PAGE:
Mexican Beer Ruling Said Imminent as SABMiller Seeks Role
SABMiller Plc (SAB) passed on buying almost half the Mexican beer market in 2010 when Heineken NV struck a 5.3 billion-euro ($6.9 billion) deal to acquire Fomento Economico Mexicano SAB’s brewing unit.
So when global industry leader Anheuser-Busch InBev NV claimed most of the rest by paying $20.1 billion for full control of Corona maker Grupo Modelo SAB, SABMiller was left needing help from regulators to gain more than a toehold in the world’s sixth-largest brewing space.
With nothing left to buy in the country, the London-based company is waiting for an imminent antitrust decision that may free up a small amount of market share. At SABMiller’s behest, Mexico’s competition authority has been examining whether exclusive contracts that Heineken and AB InBev have with shops and restaurants prevent others selling in outlets that Barclays Plc analysts estimate represent 85 percent of market volume.
“It’s an opportunity for SABMiller to grow, but a long-term one,” said Melissa Earlam, an analyst at UBS AG in London. “It’s very hard to second-guess the quantity of change the regulators could impose.”
The Federal Competition Commission, which delayed a decision June 3, has made a ruling and may notify those involved as early as this week, according to three people with direct knowledge of the matter. If SABMiller is successful with its second official complaint that the current status quo is anti-competitive, it could loosen AB InBev and Heineken’s control over a market that Banco Santander SA values at $6.6 billion. The brewer’s initial complaint was rejected in 2007.
SABMiller rose as much as 2 percent to 3,180 pence and was trading up 1.8 percent as of 11:01 a.m. in London. AB InBev (ABI) gained 0.8 percent to 67.40 euros in Brussels, and Heineken increased 1.5 percent to 50.39 euros in Amsterdam.
Mexico is a gap in SABMiller’s coverage of emerging markets, which account for about two-thirds of earnings. That’s more than either Heineken or AB InBev. Weakening consumption in Europe and increased competition from craft brewers in the U.S. means that developing countries are playing an increasingly important part in the strategy of global brewers.
With about 1 million people reaching drinking age per year, Mexico is a prime target for brewing investment. The country’s economy is set to grow 2.9 percent this year and 4 percent in 2014, compared with the U.S.’s 1.9 percent and 2.7 percent, according to forecasts compiled by Bloomberg.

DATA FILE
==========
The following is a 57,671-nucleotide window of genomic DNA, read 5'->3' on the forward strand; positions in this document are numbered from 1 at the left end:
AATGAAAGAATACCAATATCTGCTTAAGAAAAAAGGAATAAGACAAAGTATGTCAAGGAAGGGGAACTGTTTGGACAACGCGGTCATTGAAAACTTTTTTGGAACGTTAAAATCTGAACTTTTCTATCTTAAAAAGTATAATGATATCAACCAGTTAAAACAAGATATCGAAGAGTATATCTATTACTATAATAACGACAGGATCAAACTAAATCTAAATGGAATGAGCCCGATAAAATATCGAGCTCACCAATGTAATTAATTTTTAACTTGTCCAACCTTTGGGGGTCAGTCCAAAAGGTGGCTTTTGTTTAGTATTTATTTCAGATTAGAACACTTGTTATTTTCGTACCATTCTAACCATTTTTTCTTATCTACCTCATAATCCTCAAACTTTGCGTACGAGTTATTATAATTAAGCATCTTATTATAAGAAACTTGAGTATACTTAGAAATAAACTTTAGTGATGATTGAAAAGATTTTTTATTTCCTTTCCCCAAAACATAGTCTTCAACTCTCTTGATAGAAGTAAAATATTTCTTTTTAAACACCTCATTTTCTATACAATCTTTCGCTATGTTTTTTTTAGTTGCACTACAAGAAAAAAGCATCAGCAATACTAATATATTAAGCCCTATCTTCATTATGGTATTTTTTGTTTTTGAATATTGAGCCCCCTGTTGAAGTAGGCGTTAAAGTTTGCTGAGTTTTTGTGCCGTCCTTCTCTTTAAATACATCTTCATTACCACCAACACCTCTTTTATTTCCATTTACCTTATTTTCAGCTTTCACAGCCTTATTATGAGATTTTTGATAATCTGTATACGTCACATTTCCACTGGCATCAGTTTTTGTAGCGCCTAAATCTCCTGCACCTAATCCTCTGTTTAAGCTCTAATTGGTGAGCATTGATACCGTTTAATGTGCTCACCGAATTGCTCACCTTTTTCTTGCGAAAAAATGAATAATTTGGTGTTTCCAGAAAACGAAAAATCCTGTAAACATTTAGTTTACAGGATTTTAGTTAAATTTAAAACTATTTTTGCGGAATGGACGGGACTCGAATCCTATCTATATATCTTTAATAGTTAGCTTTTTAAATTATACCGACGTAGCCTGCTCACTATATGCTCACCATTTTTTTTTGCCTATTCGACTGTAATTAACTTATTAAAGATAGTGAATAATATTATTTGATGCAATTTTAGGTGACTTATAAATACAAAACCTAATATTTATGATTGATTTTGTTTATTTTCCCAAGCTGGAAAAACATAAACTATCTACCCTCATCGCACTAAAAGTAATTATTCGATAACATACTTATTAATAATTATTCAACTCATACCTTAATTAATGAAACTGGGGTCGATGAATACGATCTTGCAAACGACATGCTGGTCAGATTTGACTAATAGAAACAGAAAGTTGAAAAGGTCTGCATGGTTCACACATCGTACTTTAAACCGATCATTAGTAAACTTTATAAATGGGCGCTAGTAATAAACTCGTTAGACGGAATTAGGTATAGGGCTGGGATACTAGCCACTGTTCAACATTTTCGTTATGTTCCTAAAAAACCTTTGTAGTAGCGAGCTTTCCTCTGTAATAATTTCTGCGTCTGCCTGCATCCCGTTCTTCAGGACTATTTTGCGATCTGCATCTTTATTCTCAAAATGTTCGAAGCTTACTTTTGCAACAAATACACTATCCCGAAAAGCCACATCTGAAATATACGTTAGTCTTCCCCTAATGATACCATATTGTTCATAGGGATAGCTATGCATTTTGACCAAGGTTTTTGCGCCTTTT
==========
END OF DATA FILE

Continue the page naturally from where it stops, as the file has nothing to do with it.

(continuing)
Barclays estimates that AB InBev’s Modelo has 55 percent and Heineken 43 percent of Mexican beer volumes, compared with SABMiller’s 1 percent. Their domination is down to the brewers’ intertwined connections with retailers.
A possible outcome of the Mexican review is that Heineken loses exclusive distribution through the Oxxo convenience chain owned by Fomento Economico Mexicano, or Femsa, the company from which it bought its beer business in the country. Modelo may also be ordered to sell different brands at its stores, while exclusive contracts with so-called mom-and-pop convenience shops, a backbone of Mexican beer sales, could be rejigged, said Trevor Stirling, an analyst at Sanford C. Bernstein in London.
SABMiller won’t comment until after it receives a final decision from Mexico’s competition commission, spokesman Richard Farnsworth said. Marcela Cristo, a spokeswoman for Modelo, declined to comment, as did Heineken spokesman Hugo Loya.
Whatever the outcome, SABMiller may still struggle to make inroads against rivals with such a stranglehold on the market.
Any regulatory change “is not going to fundamentally change the landscape,” said Stirling. He estimates that the maker of Peroni is unlikely to do better than gain “a couple of market-share points.”
While Heineken has exclusive distribution rights in Oxxo stores, the largest convenience-store chain in Latin America, Modelo controls its own chains, Modelorama and Extra. Smaller stores also turn to the biggest brewers for the “loan” of expensive licenses to sell beer, or directly borrow money to buy licenses on condition of selling the loaning brewer’s brands exclusively, according to Sanford C. Bernstein.
Heineken is likely to be the biggest loser if the Mexican market changes, said Anthony Bucalo, an analyst at Santander in London, especially after AB InBev completed the deal to take full control over Modelo last month.
“We believe AB InBev would win most mano-a-mano execution fights with Heineken,” Bucalo said. “Scale and financial resources matter in beer. ABI has significantly more of both in Mexico and will likely have more in the future.”
Ending exclusivities may provide a short-term fillip to profit at Heineken (HEIA) and AB InBev, which Bucalo estimates pay about $100 million to $150 million a year for the privilege. Still, profitability may narrow again in the longer term as the brewers invest in advertising and promotions to protect share.
For SABMiller, the cost of establishing a presence in Mexico may be greater as the brewer would have to build breweries and brands.
Even if the competition commission does attempt to open the market, “it’s not an easy road, and it’s not going to be free” for new competitors, Armando Valenzuela, head of the company’s Mexico unit, said in an interview earlier this year.
Any change would be positive for Mexican drinkers, Bernstein’s Stirling said. The brewer could bring brands including Miller Genuine Draft to Mexico, giving consumers more choice. Craft beers -- so beloved of Americans just across the border and now made by more than 30 Mexican microbrewers -- could gain more traction.
“If exclusivities get banned, it’ll accelerate the evolution of the Mexican market towards a more brand-led one,” Stirling said.
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